As Women’s History Month comes to a close it seems fitting that as readers we consider the state of women in publishing. Today VIDA: Women in Literary Arts (or VIDA for short) did just that with its release of the 2015 VIDA count.
VIDA is a research organization whose aims to “increase critical attention to contemporary women’s writing as well as further transparency around gender equality issues in contemporary literature culture.” One of the ways VIDA does this is with The Count. Beginning in 2010 and every year since, VIDA counts the rates of publication of male and female authors in various prestigious magazines that published fiction, nonfiction, and poetry during the prior year. The organization looks at whose books were reviewed, who did the reviewing, which authors were interviewed, who the interviewers were and more.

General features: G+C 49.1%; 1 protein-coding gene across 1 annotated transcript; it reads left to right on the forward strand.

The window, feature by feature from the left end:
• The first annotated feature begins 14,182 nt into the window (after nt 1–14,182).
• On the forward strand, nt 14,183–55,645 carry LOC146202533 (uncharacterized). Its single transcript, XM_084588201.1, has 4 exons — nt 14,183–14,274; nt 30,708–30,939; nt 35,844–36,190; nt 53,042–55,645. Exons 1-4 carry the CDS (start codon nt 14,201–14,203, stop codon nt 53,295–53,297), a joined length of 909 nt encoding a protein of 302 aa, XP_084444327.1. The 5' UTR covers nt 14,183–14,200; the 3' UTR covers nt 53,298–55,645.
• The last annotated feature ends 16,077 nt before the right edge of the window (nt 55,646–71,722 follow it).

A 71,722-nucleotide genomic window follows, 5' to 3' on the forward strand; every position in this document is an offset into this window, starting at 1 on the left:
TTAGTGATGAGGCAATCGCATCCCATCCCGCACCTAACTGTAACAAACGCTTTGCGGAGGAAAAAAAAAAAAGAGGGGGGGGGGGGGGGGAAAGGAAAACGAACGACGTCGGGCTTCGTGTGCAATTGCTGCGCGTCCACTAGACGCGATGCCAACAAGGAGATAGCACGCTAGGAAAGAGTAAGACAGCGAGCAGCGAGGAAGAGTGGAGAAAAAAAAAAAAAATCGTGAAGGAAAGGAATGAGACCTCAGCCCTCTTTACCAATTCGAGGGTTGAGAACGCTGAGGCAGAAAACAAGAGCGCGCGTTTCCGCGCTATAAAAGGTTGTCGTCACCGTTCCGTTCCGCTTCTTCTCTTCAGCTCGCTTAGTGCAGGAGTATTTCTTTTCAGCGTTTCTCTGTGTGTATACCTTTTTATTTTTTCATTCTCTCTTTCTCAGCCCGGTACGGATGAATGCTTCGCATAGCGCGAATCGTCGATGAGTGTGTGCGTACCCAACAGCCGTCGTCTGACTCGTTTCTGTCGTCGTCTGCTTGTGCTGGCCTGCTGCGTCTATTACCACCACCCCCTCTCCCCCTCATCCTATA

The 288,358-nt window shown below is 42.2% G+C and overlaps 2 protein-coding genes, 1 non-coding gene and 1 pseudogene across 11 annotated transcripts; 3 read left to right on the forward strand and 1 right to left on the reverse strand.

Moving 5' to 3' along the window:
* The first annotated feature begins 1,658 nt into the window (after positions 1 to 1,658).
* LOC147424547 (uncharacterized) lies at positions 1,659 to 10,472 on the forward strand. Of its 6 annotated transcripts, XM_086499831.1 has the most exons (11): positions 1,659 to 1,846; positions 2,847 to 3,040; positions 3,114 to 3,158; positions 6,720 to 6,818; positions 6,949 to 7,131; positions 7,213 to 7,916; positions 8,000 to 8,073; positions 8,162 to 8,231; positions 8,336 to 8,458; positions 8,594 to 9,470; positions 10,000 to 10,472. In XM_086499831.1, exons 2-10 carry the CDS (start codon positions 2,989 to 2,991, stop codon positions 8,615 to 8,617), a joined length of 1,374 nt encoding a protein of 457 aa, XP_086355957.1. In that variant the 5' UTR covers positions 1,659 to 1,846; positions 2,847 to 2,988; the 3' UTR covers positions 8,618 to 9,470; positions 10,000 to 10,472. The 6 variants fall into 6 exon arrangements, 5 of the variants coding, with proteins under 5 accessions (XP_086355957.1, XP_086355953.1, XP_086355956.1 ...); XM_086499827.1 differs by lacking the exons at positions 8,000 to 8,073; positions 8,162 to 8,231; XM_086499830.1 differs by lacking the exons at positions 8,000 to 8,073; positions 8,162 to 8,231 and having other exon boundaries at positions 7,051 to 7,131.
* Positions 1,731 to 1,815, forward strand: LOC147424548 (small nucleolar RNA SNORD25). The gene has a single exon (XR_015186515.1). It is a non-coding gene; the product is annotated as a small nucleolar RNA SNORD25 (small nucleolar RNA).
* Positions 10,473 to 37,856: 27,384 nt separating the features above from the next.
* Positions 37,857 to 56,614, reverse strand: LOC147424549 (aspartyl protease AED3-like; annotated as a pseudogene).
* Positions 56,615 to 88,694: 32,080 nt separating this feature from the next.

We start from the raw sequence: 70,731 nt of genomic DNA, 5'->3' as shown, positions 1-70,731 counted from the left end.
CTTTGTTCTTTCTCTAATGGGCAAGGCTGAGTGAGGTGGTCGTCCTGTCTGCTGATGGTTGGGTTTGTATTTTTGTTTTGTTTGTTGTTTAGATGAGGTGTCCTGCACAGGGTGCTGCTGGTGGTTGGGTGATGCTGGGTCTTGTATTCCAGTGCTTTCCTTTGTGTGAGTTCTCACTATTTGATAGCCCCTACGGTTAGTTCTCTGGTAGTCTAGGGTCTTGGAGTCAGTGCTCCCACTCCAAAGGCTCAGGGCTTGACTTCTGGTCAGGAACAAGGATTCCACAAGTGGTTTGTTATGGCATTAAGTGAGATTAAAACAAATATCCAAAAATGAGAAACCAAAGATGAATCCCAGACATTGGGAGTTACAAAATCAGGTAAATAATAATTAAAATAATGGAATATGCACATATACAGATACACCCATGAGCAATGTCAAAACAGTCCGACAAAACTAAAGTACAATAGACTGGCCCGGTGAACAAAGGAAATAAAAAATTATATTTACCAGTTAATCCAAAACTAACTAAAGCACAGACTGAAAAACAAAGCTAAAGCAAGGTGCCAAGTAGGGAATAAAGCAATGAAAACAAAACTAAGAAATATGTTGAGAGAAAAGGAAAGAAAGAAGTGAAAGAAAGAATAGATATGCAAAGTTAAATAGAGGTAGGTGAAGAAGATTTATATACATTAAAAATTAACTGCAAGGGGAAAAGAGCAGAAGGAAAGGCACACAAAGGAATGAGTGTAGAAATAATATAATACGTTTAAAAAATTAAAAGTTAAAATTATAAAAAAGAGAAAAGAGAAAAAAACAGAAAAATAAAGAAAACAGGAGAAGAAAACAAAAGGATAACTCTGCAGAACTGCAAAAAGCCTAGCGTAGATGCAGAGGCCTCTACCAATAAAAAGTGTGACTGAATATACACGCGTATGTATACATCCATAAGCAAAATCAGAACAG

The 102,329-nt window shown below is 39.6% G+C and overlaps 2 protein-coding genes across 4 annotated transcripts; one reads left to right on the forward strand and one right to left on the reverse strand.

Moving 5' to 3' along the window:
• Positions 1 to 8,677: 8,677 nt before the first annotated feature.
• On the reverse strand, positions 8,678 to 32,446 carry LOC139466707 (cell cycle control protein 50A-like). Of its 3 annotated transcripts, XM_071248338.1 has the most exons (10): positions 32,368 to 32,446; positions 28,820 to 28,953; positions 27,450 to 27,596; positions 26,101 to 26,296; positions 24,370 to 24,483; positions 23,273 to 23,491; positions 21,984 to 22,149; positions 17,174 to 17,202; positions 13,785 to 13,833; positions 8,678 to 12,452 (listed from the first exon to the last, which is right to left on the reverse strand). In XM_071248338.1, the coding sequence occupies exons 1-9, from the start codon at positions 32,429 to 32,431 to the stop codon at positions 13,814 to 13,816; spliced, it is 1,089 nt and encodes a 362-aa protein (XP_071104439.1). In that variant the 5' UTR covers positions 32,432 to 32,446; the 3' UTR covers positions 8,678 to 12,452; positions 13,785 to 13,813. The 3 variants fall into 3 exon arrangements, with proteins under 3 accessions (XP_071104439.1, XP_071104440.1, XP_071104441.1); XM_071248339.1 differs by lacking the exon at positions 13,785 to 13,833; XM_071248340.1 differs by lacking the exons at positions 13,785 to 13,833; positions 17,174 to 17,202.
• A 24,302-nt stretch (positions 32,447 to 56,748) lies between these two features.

Initially VIDA simply focused on women as a whole in publishing. In 2014 VIDA began taking a more intersectional approach to their research, looking at not only the numbers of women as whole but also specifically at race/ethnicity, sexuality, and ability/disability of women in relation to their representation in publishing. The report showed improvement at some literary journals, but not surprisingly there is room for much more improvement with women of color, non-heterosexual women, and women with disabilities still underrepresented at many publications.
The full report is available at http://www.vidaweb.org/the-2015-vida-count/.